State's drug bill could fall by up to €400m under new deal
THE DEPARTMENT of Health and drug manufacturers are close to a deal that could cut the State’s drugs bill by up to €400 million.
Although some details remain to be ironed out, an agreement cutting the annual cost of drugs for the next three or four years is expected to be struck next week.
Any deal that yields significant savings will come as a godsend to Minister for Health James Reilly, who has been heavily criticised recently over health spending overruns.
The deal with the Irish Pharmaceutical Healthcare Association is expected to yield savings of €30 million to €40 million for the remaining months of this year, less than the projected €60 million to €70 million forecast by the Minister, according to sources close to the talks.
However, with the troika exerting heavy pressure on the Government to rein in health spending, any substantial injection of immediate cash will be welcomed by the department.
Crucially, the deal takes in new drugs being developed by the pharmaceutical firms. These include expensive treatments for cancer and hepatitis C, as well as a new blood-thinning agent.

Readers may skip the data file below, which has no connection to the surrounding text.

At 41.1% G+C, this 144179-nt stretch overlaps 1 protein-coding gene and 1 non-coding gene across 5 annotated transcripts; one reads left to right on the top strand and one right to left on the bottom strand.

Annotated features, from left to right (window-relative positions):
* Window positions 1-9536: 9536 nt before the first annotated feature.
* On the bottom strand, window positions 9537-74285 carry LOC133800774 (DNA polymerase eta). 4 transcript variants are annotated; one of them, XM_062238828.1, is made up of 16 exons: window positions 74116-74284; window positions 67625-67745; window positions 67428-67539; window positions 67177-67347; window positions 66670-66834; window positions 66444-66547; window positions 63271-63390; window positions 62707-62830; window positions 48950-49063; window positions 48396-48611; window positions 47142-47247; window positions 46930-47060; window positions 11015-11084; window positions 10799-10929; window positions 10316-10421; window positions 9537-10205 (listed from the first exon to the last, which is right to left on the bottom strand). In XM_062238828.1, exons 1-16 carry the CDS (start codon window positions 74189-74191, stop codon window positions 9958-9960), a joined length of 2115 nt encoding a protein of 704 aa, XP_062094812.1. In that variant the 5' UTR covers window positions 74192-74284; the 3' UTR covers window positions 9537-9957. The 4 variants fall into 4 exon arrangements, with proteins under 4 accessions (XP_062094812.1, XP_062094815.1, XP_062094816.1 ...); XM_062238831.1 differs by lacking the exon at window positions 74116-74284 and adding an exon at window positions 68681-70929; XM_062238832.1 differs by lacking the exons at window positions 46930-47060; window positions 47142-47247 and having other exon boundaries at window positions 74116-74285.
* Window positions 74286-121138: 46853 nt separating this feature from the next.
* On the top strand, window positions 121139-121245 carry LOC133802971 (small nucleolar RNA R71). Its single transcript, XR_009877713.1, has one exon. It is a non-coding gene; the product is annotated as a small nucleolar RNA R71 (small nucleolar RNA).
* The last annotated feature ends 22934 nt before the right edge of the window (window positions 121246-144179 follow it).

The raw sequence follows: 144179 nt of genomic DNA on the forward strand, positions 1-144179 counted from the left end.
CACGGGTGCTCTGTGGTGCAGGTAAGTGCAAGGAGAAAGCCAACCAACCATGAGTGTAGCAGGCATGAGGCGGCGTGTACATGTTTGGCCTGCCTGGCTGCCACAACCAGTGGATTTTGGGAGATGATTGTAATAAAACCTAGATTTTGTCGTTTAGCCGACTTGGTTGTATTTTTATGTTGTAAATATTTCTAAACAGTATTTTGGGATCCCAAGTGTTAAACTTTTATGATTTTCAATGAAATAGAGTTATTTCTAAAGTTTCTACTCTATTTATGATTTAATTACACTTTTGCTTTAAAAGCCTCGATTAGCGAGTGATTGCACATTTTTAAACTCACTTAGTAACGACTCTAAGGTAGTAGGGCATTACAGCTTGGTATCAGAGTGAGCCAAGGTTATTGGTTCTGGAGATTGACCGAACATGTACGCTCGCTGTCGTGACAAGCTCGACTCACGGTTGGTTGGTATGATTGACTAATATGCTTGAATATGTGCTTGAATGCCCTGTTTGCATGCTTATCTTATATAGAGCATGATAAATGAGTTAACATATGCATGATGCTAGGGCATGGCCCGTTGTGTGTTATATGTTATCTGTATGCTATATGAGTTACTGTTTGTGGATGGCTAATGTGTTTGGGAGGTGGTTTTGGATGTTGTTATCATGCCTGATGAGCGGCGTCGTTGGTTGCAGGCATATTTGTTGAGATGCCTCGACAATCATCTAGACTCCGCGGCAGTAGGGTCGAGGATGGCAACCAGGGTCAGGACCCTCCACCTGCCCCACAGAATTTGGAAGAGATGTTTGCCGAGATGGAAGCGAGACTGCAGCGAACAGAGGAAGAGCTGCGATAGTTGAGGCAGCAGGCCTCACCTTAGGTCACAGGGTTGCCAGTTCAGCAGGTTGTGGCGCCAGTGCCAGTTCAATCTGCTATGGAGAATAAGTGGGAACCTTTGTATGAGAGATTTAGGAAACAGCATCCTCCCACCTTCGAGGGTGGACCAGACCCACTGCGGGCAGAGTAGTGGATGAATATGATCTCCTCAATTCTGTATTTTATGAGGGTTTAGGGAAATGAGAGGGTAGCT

The deal could also see agreement on reimbursement for Kalydeco, a promising but expensive new treatment for some forms of cystic fibrosis. Ireland has the highest incidence of the condition in the world.
The association represents the makers of branded drugs, although the firms involved also manufacture some off-patent medicines. Talks with the group representing generic drug-makers, the Association of Pharmaceutical Manufacturers in Ireland, have yet to get under way.
Drug prices are to be cut across the board, with a bigger cut applying to off-patent medicines. Sources said that in both cases the reduction would be less than the 7-8 per cent originally suggested.
Although the deal will save the HSE significant sums of money, its impact for consumers will be limited. This is because the prices of most generic drugs, which can range up to 94 per cent of those of their branded equivalents, are not affected.
The mark-up charged by pharmacists to private patients also remains unaffected. The prices Irish consumers pay for their medicines are among the highest in the world.
Talks between the department and drug companies collapsed last February after the industry walked out over disagreements about the inclusion of approved new drugs on the reimbursement list.
The cost of medicines in the health service was €1.9 billion in 2010 – almost 13 per cent of the total budget of €14.8 billion.